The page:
Did Jackie find the letter amusing?

“Sort of, at the time,” says her Washington friend. “But only sort of. She still had a hard time getting used to this family and its ways. And she had a harder time getting used to the touch football routine. Once it even cost her a broken limb, poor thing. The family was outside the house playing the game one morning. They persuaded Jackie to join them. She did—and two minutes later she broke an ankle.”

That night, it’s said, Jackie decided that the time had come to assert her independence. At dinner—when someone asked her how her leg was getting on—she ignored all The Rules and softly answered that her ankle pained her “terribly” and that she was “through with football for good.”

Later that evening during a rare lull in family conversation, Jack turned to the unusually quiet Jackie and, smiling, asked: “A penny for your thoughts?”

Whereupon Jackie smiled back at Jack and—again softly, but loud enough for everyone in the room to hear—she said. “But they’re my thoughts, Jack, and they wouldn’t be my thoughts any more if I told them. Now would they?”

The lull in what had been conversation became dead silence now. The Kennedys all looked at one another, amazed. Then Joe, Sr. laughed suddenly and said something about liking “a girl with a mind of her own—a girl just like us.”

And the others laughed, too. Uproariously. A good loud Kennedy laugh.

And so—though Jacqueline Bouvier, soon-to-be Kennedy, would never quite become “just like us” and would prove herself, as the years passed, an independent spirit in her own right—the rapport between herself and “that mob of in-laws” was established.

“The rapport between them today,” says someone who should know, “is a lovely thing to witness. At its simplest, Jackie has come to adore the Kennedys, and they to adore her. I don’t know who her favorite of the group is. Jackie isn’t the kind of girl who would say. She knows some better than she knows others. But . . . well . . . if I had to guess, I would say that she loves Rose Kennedy, her mother-in-law, just a little bit more than the others. This is only natural, if you know Rose. . . .”

Rose Fitzgerald Kennedy

The daughter of a Boston politician, she went against her family’s wishes—they wanted her to marry a prominent middle-aged contractor—and she married instead a brash young upstart named Joseph Kennedy. In time, she would bear Joe Kennedy nine children. In time, she would glory in the success of several of them—but, too, she would suffer through the death of two of them (Joe, Jr., the oldest, who fell in World War II, and Kathleen, who was killed in a plane crash in 1948).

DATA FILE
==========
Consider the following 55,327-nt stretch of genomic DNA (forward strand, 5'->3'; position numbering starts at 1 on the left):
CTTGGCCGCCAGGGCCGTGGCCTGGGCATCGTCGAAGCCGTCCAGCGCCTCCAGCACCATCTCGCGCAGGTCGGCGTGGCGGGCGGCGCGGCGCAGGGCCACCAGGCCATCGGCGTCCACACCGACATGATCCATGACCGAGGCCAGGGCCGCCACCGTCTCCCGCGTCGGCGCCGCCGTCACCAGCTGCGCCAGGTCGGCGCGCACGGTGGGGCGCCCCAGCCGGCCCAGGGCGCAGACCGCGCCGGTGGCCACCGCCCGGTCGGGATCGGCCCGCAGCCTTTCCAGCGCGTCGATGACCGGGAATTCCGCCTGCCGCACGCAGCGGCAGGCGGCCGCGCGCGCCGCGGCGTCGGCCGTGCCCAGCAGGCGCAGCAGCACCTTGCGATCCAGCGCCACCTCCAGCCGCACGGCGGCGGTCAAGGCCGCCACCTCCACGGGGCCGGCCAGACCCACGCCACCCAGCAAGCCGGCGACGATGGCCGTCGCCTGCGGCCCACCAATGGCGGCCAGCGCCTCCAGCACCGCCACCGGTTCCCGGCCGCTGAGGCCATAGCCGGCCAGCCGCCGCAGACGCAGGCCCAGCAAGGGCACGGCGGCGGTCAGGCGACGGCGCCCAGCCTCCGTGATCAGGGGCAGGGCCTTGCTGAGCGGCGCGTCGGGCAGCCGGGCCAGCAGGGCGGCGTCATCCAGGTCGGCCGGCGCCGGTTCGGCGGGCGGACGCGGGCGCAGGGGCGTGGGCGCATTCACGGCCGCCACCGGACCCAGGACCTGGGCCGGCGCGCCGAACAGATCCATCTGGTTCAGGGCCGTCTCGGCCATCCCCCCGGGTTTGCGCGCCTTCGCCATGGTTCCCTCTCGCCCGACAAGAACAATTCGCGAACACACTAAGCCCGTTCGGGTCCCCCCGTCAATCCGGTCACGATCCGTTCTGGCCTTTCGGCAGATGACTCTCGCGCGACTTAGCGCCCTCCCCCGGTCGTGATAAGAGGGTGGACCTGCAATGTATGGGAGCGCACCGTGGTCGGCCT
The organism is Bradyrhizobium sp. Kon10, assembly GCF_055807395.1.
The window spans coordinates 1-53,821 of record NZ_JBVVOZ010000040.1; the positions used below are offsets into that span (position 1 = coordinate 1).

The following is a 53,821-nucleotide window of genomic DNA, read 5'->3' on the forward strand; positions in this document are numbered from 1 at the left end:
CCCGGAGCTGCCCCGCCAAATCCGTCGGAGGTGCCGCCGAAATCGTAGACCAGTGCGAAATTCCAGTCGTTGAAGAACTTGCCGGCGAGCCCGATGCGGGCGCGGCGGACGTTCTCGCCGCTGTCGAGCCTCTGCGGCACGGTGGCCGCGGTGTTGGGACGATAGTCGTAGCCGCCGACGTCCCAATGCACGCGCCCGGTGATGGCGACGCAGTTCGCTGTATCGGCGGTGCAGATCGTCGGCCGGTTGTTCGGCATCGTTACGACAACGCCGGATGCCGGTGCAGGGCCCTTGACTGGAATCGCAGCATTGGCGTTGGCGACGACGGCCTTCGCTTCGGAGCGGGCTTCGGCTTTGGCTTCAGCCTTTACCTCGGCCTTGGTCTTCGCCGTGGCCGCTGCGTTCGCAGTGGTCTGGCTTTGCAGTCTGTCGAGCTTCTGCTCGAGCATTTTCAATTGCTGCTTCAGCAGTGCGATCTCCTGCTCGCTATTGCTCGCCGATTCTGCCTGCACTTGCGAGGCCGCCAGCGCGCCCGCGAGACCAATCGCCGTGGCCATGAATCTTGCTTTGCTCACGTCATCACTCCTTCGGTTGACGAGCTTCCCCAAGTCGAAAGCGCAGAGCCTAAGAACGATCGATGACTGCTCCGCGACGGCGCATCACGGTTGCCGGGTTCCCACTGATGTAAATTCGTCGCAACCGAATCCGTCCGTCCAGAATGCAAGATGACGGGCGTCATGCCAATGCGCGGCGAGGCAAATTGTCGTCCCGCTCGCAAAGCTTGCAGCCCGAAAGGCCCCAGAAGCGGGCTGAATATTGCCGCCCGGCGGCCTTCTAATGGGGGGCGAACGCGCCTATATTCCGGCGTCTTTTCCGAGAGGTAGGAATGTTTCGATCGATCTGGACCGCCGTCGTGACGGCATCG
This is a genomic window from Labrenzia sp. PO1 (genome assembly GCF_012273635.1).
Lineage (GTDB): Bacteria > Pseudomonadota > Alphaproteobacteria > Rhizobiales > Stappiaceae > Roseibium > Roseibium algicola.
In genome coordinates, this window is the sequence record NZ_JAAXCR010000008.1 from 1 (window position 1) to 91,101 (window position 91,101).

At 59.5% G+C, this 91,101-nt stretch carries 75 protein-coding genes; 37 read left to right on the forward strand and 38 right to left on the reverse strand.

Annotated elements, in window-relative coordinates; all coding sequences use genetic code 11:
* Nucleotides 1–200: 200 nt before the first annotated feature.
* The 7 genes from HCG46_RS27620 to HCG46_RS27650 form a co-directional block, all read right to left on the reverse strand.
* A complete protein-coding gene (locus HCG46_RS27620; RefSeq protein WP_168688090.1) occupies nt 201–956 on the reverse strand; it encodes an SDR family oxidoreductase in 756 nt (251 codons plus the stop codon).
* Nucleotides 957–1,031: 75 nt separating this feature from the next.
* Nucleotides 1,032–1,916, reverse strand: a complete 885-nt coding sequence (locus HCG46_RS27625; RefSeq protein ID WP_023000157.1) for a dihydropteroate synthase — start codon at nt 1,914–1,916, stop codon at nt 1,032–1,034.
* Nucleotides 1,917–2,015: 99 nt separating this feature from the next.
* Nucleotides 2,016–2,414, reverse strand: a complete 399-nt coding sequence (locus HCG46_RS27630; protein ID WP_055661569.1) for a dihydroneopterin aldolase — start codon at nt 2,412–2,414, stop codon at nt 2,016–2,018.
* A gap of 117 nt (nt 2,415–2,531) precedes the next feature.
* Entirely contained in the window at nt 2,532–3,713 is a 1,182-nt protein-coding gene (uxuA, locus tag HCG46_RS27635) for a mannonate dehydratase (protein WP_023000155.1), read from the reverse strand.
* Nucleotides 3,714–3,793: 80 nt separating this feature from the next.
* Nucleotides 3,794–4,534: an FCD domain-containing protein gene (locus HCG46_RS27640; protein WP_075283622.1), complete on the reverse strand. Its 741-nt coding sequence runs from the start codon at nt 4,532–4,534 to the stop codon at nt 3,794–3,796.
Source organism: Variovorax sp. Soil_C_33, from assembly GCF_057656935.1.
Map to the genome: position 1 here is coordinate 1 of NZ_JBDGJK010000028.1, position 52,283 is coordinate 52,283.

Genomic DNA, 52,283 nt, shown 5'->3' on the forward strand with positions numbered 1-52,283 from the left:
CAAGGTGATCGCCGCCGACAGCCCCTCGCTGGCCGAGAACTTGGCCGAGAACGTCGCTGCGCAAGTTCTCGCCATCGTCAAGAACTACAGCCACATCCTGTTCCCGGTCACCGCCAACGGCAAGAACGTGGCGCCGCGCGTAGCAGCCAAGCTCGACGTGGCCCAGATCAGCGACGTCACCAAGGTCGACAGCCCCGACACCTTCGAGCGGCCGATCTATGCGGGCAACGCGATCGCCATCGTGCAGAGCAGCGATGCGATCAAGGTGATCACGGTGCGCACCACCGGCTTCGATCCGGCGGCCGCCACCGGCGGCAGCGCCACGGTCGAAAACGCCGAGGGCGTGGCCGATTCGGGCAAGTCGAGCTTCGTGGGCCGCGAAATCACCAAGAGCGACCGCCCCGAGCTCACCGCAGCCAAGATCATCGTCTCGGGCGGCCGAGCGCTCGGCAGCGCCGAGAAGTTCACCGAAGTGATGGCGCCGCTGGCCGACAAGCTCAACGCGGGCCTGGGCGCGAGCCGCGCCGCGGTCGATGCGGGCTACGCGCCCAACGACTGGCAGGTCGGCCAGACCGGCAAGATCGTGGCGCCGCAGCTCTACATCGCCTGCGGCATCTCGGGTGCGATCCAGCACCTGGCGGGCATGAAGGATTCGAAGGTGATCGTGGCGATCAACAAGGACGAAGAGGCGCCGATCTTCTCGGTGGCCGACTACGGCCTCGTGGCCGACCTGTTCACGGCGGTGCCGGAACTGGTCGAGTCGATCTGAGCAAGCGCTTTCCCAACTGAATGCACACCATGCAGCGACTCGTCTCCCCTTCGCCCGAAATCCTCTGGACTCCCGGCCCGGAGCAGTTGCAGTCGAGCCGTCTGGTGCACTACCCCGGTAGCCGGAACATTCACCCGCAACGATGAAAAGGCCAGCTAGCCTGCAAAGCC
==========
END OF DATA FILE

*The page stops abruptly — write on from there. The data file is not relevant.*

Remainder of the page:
Jackie first heard mention of Rose Kennedy during one of her early dates with Jack, at a small dinner party, in Washington. The subject of mothers came up at one point, and—after a few of the other guests had made with the Freudian cracks and analyses—someone noted to Jack that his mother was an amazingly uncomplicated woman.

Jack nodded and said, “Yes. She’s that. Uncomplicated. And amazing. . . . But most of all she’s a terribly religious woman. Her faith in God, I think, is the most amazing thing about her.” He went on to say: “I remember . . . while she was always very close to us, she was, at the same time, a little removed when we were kids, and still is—which I think is the only way to survive when you have nine children. I thought she was a very model mother for a big family.”

A friend of the family told Jackie not long after, “I never saw a mother with such devotion to her children. When they had the house in Bronxville decorated by Elsie DeWolfe, Rose’s room was furnished with pieces that had a very beautiful but very delicate and fragile silk upholstery. Rose took one look at it and had it covered up immediately with rough, hard slip covers. She said the room was no good to her unless the smaller children could play in it with her. This great closeness that the Kennedys have as a family I think is entirely due to Rose. . . . But you’ll see what I mean, as time goes on, Jacqueline.”

Time did pass. Jackie got to know more and more about her mother-in-law. Part of what she must have learned about the character of the woman is perhaps best summed up by James MacGregor Burns, who has written: “What Rose Kennedy lacked in intellectual brilliance she made up in her intense love for her family. Love and a sense of duty were needed in the Kennedy home. The children were so numerous that she had to keep records of their vaccinations, illnesses, food problems and the like, on file cards. But she was still able to give each child some individual attention. Somehow she survived and even thrived, keeping her face unlined and her figure as modish as ever. Years later, on meeting this mother of nine still looking so young, a gallant gentleman took her hand and exclaimed, ‘At last—I believe in the stork!’